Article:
Mobile Video Challenges Worldwide
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Mobile Video Challenges Worldwide
Mobile Video: How to deal best with Mobile Video growth, Monetization and all related topics
Curated by Claude Seyrat
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T-Mobile Binge On May Have Found a Mobile Video Sweet Spot - Telecompetitor

T-Mobile Binge On May Have Found a Mobile Video Sweet Spot - Telecompetitor | Mobile Video Challenges Worldwide | Scoop.it
A Strategy Analytics report on T-Mobile Binge On found that 68% of competitors' customers were interested in unmetered video streaming.
Claude Seyrat's insight:

Mobile users ready to accept limited video streaming quality in exchange for unmetered use?

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USA Basketball Exhibition Games Will Stream Live on Facebook

USA Basketball Exhibition Games Will Stream Live on Facebook | Mobile Video Challenges Worldwide | Scoop.it
Nine USA basketball exhibition games will be broadcast live on the social network over the next two weeks.
Claude Seyrat's insight:

In the OTT battle, content is key, but is sports the king of content?

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Having Conquered Mobile, Facebook Sets Its Sights on Video, But Challenges Loom

Having Conquered Mobile, Facebook Sets Its Sights on Video, But Challenges Loom | Mobile Video Challenges Worldwide | Scoop.it
Claude Seyrat's insight:

These are exciting times for live video streaming! The next few months are going to be full of more news like this.

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Executives concede TV isn’t everywhere

Executives concede TV isn’t everywhere | Mobile Video Challenges Worldwide | Scoop.it

"TV was supposed to be everywhere by now – watchable anytime, anywhere, on your smartphone or tablet. But four years into the industry’s effort, network executives readily admit: TV isn’t everywhere.

The promise of “TV Everywhere” has been a key strategy in the cable and satellite TV industry’s fight to retain customers in the face of challenges from online video providers such as Netflix.

With TV Everywhere, customers who pay for packages with hundreds of television channels are supposed to be able to watch them on mobile devices and computers as well for no extra charge. That perk is meant to make pay TV packages seem more worthwhile and keep customers from defecting.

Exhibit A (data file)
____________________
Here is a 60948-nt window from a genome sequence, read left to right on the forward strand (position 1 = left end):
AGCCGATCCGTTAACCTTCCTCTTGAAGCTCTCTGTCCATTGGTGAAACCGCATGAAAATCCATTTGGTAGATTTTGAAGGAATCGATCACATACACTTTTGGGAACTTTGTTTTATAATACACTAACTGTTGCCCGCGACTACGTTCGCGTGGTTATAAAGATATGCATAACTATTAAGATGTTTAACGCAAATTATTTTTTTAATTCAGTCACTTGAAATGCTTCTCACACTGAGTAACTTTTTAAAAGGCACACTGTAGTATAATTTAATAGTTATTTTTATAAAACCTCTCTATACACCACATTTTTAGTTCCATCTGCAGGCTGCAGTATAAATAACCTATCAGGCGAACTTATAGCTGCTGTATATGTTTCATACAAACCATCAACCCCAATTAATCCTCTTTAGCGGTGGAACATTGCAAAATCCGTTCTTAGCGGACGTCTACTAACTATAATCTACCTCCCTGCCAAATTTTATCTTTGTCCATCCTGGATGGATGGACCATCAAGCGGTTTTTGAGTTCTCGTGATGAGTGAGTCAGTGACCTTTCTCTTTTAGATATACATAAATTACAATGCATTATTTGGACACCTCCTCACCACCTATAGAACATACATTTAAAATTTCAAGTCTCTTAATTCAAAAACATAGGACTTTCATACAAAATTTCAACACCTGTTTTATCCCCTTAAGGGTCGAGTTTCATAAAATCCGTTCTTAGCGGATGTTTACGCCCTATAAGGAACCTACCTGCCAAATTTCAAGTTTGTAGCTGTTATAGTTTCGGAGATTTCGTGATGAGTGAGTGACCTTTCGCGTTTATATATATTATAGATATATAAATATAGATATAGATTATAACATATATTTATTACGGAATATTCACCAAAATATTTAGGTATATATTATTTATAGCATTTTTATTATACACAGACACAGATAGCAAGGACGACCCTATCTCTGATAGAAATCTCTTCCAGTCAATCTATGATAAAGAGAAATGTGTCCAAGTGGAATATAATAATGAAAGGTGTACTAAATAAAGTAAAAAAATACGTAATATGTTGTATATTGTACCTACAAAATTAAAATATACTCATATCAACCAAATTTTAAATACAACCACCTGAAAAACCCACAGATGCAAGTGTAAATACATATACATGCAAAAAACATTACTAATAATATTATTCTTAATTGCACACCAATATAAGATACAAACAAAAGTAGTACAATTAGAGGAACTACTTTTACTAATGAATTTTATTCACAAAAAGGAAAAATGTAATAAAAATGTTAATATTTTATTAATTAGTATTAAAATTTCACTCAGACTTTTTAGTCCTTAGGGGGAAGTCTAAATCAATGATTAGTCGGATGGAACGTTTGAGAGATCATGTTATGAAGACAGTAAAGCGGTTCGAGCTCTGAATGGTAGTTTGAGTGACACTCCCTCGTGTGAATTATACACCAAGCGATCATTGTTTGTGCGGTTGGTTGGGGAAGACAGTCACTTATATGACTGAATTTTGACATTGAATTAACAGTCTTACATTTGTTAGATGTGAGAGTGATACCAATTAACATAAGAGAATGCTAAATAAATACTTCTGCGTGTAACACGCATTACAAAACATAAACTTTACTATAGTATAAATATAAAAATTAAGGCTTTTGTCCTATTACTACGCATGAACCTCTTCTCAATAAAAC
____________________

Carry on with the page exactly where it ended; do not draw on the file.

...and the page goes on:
Yet many rights deals still haven’t been worked out. More important, audience measurement firms have been slow to count viewing on mobile devices, so advertisers have been reluctant to pay as much for commercials on phones and tablets compared with television sets.

“We either don’t get any credit at all, or if we do get credit it’s at a fraction of what we would have gotten if they first watched it live on the TV,” Ron Lamprecht, NBCUniversal’s executive vice president for digital distribution, said during a panel at The Cable Show, an industry conference this week.

This gap in ad revenue has created a kind of chicken-and-egg scenario. Networks and pay TV providers aren’t able to offer as many shows online because they don’t want to spend too much for rights without knowing they can make their money back. So, viewers can’t reliably find their favorite shows online and don’t use the services much."


Via Peter Rosenberg
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Peter Rosenberg's curator insight, June 12, 2013 2:46 PM

Having attended the panel discussion referenced in the article, here are my key takeaways (combined with some editorial insight ;-)

 

Universally accepted viewer measuremt across all platforms is essential to driving a level monetization comparable to the traditional/current "big screen" model.  The content availability (and consumers) will follow.  As Ron Lamprecht (NBC Universal) noted “We either don’t get any credit at all, or if we do get credit it’s at a fraction of what we would have gotten if they first watched it live on the TV”.

 

Usability for consumers is still problamatic, especially regarding the authentication process.  While in-home "auto-authentication" by MVPDs able to leverage the identity of the cable modem helps, there are still significant obstacles for users who do not know or remember their credentials. Marcien Jenckes (Comcast) mentioned that Comcast was evaluating the possiblity of leveraging Facebook for TVE logins - an approach I have advocated for some time.  (Synacor now offers Social Login for TVE to its customers.) A device registration process will be critical to enabling secure authentication - especially outside the home.  Some of these issues are currently being discussed and/or addressed in the OATC (http://oatc.us/) Usability Working Group.

 

Public understanding & perception of TVE is also an issue.  As Jeremy Legg (Turner) noted, it is a "project not a product".

 

Discoverabilityand availability of content was also raised as problamatic.  The average consumer does not understand why they can watch content on some devices & places but not others, nor is there an intuitive way for them to discover where and on which platform the content they want to watch is available.  That there are complex rights & contractual issues at play is not something that is easily understood or communicated to the viewer.